A New York gallery has agreed to settle a lawsuit brought against it by collector Andrey Isaev over its alleged failure to deliver two Stanley Whitney paintings collectively worth $5 million. 

Per a filing in New York Supreme Court on March 29, Isaev purchased from Manhattan’s Gary Tatintsian Gallery in February 2022 two Whitney oil paintings respectively worth $2.45 million and $2.8 million (for a total of $5.25 million paid). But the court filings say that the gallery never delivered either painting to Isaev. The collector ultimately accepted a “lower valued” Whitney painting in April 2022 for $1.85 million, with the explicit understanding that the gallery would refund Isaev the $3.4 million balance of the original purchases. 

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But as of December 7 of that year, Isaev had received only $1.49 million (excluding interest), leaving almost $2 million still owed to him by the gallery. That August, Isaev filed a complaint in the United States District Court for the Southern District of New York for charges including “civil theft” and “fraud in the inducement,” referring to when one party is duped in a written agreement by inaccurate fraudulent statements.

Gary Tatintsian, a Russian art dealer and owner of his eponymous gallery, stated that the enterprise will pay Isaev $2 million, plus statutory interest.

In addition to his New York space, Tatintsian also runs a showroom in Dubai’s gallery district, Alserkal Avenue; a Moscow branch is listed on Google Maps as being “temporarily closed.” On its website, the gallery says it has in its inventory works by Frank Stella, Peter Halley, Christopher Wool, and Carroll Dunham, as well as international heavy-hitters such as Damien Hirst.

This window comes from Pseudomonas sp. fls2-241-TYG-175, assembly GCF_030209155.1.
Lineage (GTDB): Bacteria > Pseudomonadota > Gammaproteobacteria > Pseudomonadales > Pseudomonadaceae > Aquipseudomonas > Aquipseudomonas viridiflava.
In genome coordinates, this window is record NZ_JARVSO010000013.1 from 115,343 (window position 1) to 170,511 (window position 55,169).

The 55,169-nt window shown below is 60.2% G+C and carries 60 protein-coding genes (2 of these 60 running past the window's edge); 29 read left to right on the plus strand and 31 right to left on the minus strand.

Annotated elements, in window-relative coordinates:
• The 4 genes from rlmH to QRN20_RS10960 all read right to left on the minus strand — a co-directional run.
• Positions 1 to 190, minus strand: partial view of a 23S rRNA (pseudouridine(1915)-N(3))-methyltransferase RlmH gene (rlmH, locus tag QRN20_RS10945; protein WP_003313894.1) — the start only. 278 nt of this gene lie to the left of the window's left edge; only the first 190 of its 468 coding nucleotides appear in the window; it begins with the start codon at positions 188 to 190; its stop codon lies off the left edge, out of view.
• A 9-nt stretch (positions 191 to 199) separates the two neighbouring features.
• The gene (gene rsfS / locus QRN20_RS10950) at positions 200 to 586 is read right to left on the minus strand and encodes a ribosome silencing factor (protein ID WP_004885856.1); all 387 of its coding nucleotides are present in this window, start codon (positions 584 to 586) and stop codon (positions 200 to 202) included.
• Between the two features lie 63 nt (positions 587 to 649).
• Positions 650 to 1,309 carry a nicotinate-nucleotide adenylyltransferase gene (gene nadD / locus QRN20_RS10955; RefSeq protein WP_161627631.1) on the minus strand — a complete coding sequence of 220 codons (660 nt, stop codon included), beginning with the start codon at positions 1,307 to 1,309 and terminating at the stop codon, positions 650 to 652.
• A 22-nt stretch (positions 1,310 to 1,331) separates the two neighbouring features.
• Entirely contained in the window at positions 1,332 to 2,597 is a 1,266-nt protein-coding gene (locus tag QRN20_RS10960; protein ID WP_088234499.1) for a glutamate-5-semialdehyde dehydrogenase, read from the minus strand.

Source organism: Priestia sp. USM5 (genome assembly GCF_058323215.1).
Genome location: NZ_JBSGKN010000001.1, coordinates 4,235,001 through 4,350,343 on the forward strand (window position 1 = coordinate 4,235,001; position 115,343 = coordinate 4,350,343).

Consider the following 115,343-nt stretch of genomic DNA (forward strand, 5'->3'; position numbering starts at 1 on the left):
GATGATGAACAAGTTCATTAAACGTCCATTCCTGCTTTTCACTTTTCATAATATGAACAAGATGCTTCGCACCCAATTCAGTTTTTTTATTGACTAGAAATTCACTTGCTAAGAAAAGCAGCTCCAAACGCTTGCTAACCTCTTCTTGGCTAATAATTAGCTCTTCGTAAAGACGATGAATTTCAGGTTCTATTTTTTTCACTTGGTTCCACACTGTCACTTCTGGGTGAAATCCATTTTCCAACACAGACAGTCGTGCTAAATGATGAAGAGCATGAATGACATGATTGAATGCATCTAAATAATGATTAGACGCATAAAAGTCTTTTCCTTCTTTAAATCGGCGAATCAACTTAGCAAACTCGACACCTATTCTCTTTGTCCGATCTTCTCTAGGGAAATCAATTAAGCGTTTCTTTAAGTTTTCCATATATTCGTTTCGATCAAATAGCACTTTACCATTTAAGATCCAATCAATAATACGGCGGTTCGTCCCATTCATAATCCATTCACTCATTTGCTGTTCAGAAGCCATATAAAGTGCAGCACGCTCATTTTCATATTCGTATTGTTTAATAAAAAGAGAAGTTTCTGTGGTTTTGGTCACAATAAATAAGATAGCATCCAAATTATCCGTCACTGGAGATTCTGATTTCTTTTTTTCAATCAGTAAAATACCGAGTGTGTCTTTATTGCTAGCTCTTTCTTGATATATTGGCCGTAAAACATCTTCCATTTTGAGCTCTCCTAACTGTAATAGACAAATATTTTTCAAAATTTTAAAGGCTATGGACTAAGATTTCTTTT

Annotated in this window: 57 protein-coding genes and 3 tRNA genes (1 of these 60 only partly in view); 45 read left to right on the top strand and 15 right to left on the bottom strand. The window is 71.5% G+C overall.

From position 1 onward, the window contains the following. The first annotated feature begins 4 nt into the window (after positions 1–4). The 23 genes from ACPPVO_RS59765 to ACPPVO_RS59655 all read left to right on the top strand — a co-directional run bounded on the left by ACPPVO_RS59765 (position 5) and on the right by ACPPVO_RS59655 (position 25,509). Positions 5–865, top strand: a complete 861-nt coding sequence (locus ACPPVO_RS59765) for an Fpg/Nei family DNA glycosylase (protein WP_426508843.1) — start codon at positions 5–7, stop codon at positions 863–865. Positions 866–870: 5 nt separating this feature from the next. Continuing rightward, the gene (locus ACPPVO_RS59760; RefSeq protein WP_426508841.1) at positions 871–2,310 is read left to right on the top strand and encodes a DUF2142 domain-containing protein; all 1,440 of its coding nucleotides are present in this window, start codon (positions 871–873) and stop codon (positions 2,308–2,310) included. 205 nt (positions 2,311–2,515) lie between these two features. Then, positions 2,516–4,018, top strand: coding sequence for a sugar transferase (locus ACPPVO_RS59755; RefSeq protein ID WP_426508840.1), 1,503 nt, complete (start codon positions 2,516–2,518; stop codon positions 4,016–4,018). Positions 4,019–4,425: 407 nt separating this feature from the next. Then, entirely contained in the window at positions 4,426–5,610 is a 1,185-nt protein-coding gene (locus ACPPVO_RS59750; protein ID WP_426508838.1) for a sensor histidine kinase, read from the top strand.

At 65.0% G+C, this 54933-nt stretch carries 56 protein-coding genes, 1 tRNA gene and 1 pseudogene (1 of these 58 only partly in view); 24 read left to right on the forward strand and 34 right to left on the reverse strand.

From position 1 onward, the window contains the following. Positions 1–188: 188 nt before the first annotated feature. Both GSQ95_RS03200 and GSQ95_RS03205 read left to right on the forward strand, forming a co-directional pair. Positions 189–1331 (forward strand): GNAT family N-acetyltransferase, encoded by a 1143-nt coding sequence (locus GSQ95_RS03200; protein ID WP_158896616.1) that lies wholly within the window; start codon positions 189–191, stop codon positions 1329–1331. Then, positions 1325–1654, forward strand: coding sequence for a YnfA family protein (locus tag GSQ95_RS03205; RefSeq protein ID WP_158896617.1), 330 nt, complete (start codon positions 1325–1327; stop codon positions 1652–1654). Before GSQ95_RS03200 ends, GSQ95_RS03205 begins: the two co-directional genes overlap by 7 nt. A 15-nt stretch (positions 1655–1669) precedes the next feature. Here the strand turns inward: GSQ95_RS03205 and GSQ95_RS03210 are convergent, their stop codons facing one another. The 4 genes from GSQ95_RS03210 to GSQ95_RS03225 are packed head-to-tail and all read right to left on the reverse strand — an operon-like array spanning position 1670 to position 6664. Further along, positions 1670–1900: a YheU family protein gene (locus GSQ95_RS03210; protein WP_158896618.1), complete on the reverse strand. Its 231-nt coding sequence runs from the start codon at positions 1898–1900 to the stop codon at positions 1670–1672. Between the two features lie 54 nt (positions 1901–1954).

Tatinsian’s gallery and a legal representative for Isaev did not respond to requests for comment.

The Isaev lawsuit is one of several to have included Tatintsian in the past decade and a half. In 2012, Tatintsian accused Lew Nussberg, a Russian-born artist, art historian, and dealer, of selling him forgeries—which Tatintsian later sold to Russian businessmen for millions of dollars. In his lawsuit against Nussberg, Tatintsian accused him of lying about the ownership history, or provenance, of the works.

A series of complex legal battles followed in which an array of powerful figures became involved. A Moscow-based firm determined that the works were fakes, and Tatintsian refunded $3 million to dozens of clients who returned the disputed works. Nussberg maintained that he did not sell Tatintsian forgeries.

The lawsuit involving the two Whitney works was filed by Isaev in 2023, about a year after Whitney joined Gagosian, one of the world’s largest galleries. The initial lawsuit centered around transactions that allegedly took place in February 2022, around the time that Whitney’s market began to grow. In November 2021, Whitney’s auction record was set by the sale of a painting at Sotheby’s for $2.32 million. His work is currently the subject of a retrospective at the Buffalo AKG Art Museum in New York.

The online inventory for Gary Tatintsian Gallery currently lists four available paintings by Whitney, each a vibrantly colored, irregular grid: Forward To Black (1996), Lush Life (2014), Stay Song #24 (2018), and Monk & Munch 15 (2021).